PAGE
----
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How to Be a Man: Scenes from a Protracted Boyhood Paperback – August 17, 2005
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From Publishers Weekly
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I absolutely loved this book. -- Jonathan Ames, author of Wake Up, Sir!
These quite marvelous and darkly hilarious personal essays derive their power from shameless honesty, often about the most shameful moments. -- Phillip Lopate
[Beller] can write his butt off. -- Donnell Alexander, San Francisco Chronicle
[Beller] is disarmingly self-deprecatory and gets his laughs, of which the book has a number, mainly at his own expense. -- Jonathan Yardley, Washington Post
Top Customer Reviews
Teach with it!
Anyhow once I wrapped a brown paper cover over the front image I enjoyed this book ever so much, and going in, when Beller has placed one, two, three, four top pieces right in a row, I had the notion that he'd hit on something henuinely new under the sun, a way to tell one's life story through a jumping scale of all different places, times in one's life, emotional states. In the first story, "Manhattan Ate My Car," Beller takes a simple fact of life, having one's car towed away, and through sheer storytelling magic made it seem like a rite of passage, an episode from a South American "magic realism" novel from the 1970s. In the follow-up, "The Costume Party," we are suddenly with Tom at age 13, all nervous about friends and girls and absolutely riveted by the supermodel who's moved into his building and seems to like him. Next up, Tom goes with his mother to the Oscars where she loses the "best documentary" award to someone *seated at the end row of the aisle,* confirming the mother's worst suspicions about Oscar voting. You get the picture, it is a dazzling run of beautifully told stories, but then somewhere halfway through when he goes to a sex addiction workshop, not because he's a sex addict but because he's on the job, the discouragement begins, the scales drop off, and you realize what you had thought to be a Nabokovian experiment in "Take Three Tenses" is really only a collection of journalism pieces slopped together and tarted up a bit.Read more ›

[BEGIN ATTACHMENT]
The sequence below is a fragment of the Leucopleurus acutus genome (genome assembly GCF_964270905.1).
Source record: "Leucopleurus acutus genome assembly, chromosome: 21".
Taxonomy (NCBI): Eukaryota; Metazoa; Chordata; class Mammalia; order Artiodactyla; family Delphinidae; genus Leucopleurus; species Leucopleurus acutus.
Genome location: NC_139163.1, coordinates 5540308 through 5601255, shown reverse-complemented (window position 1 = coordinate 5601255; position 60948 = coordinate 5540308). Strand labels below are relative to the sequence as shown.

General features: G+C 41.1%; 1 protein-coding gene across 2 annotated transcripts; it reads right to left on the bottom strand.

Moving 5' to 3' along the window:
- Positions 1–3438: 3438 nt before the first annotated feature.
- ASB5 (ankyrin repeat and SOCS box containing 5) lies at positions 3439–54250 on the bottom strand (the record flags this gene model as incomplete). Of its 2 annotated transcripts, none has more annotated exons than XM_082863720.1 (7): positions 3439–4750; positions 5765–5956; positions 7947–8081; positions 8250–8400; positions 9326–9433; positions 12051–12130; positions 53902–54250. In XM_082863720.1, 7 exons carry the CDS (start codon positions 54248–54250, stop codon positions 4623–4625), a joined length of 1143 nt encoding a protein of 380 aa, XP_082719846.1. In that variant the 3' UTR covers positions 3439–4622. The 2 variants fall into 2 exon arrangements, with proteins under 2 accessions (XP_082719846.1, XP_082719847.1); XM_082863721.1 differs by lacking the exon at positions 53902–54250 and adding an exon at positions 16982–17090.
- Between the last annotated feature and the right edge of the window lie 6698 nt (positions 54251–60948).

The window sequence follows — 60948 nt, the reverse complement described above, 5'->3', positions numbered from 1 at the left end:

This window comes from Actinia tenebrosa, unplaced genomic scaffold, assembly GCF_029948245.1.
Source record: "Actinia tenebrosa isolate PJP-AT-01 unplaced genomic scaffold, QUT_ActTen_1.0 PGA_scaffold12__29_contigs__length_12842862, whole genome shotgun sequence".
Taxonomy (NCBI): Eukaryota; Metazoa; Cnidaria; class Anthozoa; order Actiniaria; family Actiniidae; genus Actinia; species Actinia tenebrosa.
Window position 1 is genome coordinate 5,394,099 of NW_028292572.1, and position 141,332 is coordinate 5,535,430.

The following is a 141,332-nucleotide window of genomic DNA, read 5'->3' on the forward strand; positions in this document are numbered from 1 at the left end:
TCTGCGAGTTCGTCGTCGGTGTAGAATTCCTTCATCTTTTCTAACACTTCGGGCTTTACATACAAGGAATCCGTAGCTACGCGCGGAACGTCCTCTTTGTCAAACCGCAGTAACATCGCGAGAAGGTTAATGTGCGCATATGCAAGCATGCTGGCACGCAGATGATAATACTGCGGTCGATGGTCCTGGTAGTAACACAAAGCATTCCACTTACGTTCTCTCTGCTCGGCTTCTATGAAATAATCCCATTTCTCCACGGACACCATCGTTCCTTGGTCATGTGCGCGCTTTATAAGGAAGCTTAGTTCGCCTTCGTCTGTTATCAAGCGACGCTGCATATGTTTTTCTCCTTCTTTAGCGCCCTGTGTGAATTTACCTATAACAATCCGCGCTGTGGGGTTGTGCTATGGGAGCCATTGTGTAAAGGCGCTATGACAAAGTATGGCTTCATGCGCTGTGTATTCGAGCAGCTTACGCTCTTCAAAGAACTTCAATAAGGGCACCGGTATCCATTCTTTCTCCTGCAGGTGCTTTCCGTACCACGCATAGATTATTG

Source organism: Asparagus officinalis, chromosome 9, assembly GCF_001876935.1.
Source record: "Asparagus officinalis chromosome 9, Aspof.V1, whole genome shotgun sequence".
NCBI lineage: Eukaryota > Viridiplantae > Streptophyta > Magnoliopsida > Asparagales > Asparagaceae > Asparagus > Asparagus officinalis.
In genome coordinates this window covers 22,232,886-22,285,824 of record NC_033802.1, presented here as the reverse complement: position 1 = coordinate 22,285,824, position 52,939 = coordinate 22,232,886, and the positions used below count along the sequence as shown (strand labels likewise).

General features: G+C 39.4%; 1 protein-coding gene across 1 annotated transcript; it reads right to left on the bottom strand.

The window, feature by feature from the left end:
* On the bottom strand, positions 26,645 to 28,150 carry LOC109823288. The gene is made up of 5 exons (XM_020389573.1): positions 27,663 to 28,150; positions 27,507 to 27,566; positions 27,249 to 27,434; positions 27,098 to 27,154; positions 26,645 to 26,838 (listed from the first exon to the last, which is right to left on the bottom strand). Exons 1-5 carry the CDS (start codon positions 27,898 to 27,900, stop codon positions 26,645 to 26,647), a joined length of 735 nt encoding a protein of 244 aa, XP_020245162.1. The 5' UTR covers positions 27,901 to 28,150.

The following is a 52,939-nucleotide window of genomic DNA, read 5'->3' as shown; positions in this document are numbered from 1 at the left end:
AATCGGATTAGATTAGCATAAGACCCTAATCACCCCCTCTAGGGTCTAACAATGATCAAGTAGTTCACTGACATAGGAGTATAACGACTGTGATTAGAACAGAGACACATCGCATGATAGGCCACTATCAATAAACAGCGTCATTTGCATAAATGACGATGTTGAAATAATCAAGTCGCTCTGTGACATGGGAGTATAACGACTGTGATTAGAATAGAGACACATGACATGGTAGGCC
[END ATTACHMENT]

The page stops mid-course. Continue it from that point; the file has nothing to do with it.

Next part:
Most Recent Customer Reviews
This collection of stories/vignettes drawn from TB's life is rich in the common experience of growing up male in the U.S. Read morePublished 21 months ago by S. Haines
You don't have to be a New Yorker to enjoy this book. The author provides a humorous and honest look at his human relationships over the years, to which we can all relate. Read morePublished on September 11, 2006 by D. C. Berding